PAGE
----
When compared between all models, some perform better than others. For instance, they got some suitcases with ratings above 4.5 stars, and some with only 3-3.5 stars. It looks like some of their models are made from weaker materials, or have been rushed, which has resulted in specific flaws evident for most customers. For instance, most customers are satisfied with the Swiss Gear Sion 21-inch carry-on, but there are significant problems with the Swiss Gear 1900 series wheels.
We’ve reviewed the best models down below, and we avoided the ones with flaws and bad reviews.
To determine how durable their suitcases are, we did two things – We researched the customer feedback and did some tests in real life at their local dealer.
Let’s start with the real-life tests. At our local dealer, we found the SwissGear Sion 21-inch spinner, the Getaway 20-inch carry-on, the Getaway 21-inch duffel, and the 7272 19-inch hardside.
To be frank, all suitcases felt solid and well-made, especially the 7272 19-inch hardside. The 7272 didn’t feel too flexible, the handle was sturdy, and the spinner wheels rolled smoothly. We were also impressed with the Getaway collection, both the duffle and the carry-on. Although the bags were made from polyester, the material felt thick and more durable than regular polyester.
Though, when we tested the Sion 21-inch carry-on, the handle didn’t feel too solid. It was wobbly and not the best one we’ve seen. Other than that, the Sion didn’t look too durable when compared to Getaway or 7272. And we get that because it’s also the cheapest option out of all four.
Now to confirm our suspicions, it did turn out that other customers were not too happy about the shaky handle on the Sion 21. Some even had the handle broken only after a few uses.
Overall, the quality isn’t too good, but it’s not at the lower end either. We’ve rated their quality at 14 out of 20. Generally, Swiss Gear is suitable for leisure, and infrequent travelers, who travel less than ten times per year. In these terms, their suitcases should last anywhere from three to five years, which is pretty solid considering the price.
When compared to other affordable and moderately priced suitcases, Swiss Gear is doing a pretty good job when it comes to features. To compare, they’re better than the similarly priced American Tourister, but slightly behind Samsonite, which is more expensive.
Note, that we’ve seen some problems with the spinner wheels on their cheaper models. So we’d advise choosing a bag with large and bulky spinner wheels.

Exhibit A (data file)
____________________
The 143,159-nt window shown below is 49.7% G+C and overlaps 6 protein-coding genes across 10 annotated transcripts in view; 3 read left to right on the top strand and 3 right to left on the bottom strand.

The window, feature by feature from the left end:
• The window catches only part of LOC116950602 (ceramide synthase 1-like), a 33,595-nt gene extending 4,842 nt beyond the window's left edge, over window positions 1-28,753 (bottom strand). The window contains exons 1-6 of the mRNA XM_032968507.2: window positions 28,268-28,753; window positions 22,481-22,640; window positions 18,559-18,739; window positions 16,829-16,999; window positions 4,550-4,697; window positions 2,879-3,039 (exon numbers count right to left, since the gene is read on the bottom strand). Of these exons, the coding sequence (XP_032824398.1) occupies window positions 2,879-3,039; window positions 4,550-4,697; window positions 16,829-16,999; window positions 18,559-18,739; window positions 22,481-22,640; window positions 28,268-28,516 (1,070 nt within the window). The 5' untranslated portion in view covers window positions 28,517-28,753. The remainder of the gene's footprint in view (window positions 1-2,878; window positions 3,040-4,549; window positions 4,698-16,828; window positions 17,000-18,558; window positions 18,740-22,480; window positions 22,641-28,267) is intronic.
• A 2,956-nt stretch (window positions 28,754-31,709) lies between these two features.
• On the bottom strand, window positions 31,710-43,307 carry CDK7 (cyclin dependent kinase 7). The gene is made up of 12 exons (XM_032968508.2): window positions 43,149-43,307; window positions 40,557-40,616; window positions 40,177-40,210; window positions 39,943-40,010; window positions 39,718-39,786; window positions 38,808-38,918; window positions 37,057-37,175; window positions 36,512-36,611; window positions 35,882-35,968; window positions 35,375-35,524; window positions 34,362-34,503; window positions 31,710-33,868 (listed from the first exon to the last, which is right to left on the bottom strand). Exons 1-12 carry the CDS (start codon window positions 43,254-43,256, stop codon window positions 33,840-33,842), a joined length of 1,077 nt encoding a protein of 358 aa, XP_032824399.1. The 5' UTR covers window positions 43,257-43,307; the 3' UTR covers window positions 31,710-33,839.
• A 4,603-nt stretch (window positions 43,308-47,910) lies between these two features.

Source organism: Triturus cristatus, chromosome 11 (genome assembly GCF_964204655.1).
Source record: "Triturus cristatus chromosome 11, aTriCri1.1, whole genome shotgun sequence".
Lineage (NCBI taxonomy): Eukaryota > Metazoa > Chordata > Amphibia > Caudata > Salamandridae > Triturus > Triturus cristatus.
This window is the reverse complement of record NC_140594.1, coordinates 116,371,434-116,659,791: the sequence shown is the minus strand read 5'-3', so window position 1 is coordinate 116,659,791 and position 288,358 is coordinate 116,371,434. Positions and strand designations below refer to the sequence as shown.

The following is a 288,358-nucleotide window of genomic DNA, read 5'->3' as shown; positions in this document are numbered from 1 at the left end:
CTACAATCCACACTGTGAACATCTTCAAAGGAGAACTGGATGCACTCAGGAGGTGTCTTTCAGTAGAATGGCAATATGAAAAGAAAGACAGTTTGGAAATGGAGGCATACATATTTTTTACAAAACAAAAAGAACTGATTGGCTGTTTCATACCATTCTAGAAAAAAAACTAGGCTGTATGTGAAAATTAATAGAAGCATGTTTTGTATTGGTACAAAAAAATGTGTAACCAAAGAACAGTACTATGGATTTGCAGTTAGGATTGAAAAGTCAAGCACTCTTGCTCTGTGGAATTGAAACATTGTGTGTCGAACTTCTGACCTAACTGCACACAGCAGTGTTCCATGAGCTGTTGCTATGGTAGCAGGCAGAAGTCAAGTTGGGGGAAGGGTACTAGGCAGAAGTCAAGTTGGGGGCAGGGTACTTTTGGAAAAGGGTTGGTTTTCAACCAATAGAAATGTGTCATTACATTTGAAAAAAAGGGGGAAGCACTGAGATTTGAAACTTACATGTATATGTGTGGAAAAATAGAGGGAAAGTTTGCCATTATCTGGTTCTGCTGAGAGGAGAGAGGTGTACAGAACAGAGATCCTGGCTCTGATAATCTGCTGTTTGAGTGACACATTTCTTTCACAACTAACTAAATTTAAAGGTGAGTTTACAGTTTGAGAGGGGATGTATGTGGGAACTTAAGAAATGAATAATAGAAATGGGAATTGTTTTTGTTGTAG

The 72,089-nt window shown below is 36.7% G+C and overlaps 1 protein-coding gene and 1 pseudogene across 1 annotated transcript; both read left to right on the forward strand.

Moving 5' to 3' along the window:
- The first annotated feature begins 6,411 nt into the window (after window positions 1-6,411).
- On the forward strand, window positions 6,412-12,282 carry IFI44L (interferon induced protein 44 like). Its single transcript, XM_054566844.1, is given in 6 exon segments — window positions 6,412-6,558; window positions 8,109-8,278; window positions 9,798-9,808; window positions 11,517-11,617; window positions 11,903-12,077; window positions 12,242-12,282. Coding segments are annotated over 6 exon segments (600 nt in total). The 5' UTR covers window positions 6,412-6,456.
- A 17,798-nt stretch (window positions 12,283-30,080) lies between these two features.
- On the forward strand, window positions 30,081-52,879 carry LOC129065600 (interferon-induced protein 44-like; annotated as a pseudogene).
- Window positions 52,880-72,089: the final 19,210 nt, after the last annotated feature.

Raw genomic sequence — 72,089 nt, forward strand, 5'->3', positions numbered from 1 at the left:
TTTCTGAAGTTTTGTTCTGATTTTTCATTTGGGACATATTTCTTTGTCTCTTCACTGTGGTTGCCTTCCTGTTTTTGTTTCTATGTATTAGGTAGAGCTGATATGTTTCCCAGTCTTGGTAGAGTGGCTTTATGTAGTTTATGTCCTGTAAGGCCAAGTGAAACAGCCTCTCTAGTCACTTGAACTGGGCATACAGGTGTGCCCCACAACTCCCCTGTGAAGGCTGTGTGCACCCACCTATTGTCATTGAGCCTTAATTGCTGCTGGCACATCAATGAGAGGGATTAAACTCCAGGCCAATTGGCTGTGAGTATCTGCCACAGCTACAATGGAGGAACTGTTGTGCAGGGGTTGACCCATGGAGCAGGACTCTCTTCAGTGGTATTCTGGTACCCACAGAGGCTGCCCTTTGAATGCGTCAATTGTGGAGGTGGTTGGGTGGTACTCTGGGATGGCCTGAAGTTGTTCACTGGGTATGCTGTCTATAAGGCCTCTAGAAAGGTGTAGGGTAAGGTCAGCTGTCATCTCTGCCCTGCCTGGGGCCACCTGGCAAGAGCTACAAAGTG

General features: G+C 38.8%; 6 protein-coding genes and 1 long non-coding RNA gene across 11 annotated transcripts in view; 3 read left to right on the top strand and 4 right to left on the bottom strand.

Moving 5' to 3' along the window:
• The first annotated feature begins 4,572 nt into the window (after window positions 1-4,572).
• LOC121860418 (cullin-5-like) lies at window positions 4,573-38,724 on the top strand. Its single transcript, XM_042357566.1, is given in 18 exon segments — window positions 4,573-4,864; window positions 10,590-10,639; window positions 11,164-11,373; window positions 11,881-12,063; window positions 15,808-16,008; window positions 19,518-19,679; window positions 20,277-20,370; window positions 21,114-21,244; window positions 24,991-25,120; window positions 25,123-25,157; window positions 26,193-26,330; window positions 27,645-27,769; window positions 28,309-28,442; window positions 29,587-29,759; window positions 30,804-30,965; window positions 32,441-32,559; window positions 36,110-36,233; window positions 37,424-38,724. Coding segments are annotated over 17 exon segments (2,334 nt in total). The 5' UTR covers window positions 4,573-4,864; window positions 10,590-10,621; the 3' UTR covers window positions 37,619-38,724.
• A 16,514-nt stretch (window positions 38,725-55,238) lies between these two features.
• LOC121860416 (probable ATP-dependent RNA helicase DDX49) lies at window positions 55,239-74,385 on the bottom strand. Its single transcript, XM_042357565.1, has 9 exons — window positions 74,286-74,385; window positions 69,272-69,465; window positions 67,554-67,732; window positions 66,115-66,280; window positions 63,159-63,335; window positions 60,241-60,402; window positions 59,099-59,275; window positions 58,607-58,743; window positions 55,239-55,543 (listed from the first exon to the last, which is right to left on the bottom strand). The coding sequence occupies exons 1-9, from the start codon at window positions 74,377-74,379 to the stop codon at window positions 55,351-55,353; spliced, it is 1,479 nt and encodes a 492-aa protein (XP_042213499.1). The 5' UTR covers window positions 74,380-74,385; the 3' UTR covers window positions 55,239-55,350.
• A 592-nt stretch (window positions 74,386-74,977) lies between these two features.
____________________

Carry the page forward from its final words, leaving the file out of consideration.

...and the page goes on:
Most of their bags come with expandable zippers, which is nice.
Handy packing features
In packing features, Swiss Gear is ahead of Samsonite and American Tourister. You’ll find compression straps, organized interior and exterior pockets, organizer compartments, laptop sleeves, TSA approved toiletry pouches and more.
On some newer models, you’ll find dedicated laptop and tablet sleeves, and USB ports for easier charging.
We’re giving them only 12 out of 15 points because their lower-end suitcases don’t offer too many features.
Although we’re not big fans of how some of their affordable suitcases look like, we do like some of their medium tier ones, like the Getaway collection.
For instance, the most affordable models, like the 6283/Sion, 7297, and 1900 models all look pretty generic and cheap — nothing to get too excited about.
However, we do like the Getaway collection, which offers duffles, rolling duffles, backpacks, and variously sized suitcases. Its signature is the grey textured polyester fabric.
Also, some of their hardside bags look pretty solid, like the 7272, 7366, and 7330 collections.
Swiss Gear offers 3-year, 5-year, and 10-year warranties. However, for all luggage, duffels and travel bags, you’ll get a 5-year warranty if you purchase indirectly, and a 10-year warranty if you purchase through their online store.
The warranty terms
Swiss Gear covers only manufacturing defects or defects which result from normal use. They don’t cover accidents, airline damage, normal wear, improper use, or attempted fixes by unauthorized repair centers. However, if your bag gets damaged while it’s checked, we suggest filing a claim with the airline ASAP, as the airline is responsible for broken checked luggage.
To get your suitcase inspected, you will have to pay for the shipping to the repair center, which is usually 10-30$. When Swiss Gear checks your luggage, they’ll contact you if the defects are covered by warranty, and if not, offer you a paid repair. If you don’t want the repair to be done, they’ll send the suitcase back to you free of charge. Terms similar to these are pretty common among all luggage brands.
It may all sound good, but it’s just good on paper. In reality, we’ve seen several stories of bad customer support, warranties getting denied when Swiss Gear is clearly at fault, and warranties getting denied because of indirect purchases through other online stores.
That’s why we’ve rated their warranty only at 6 out of 10.
When it comes to pricing, Swiss Gear is somewhere in the affordable – moderately priced rage, very similar to the American Tourister.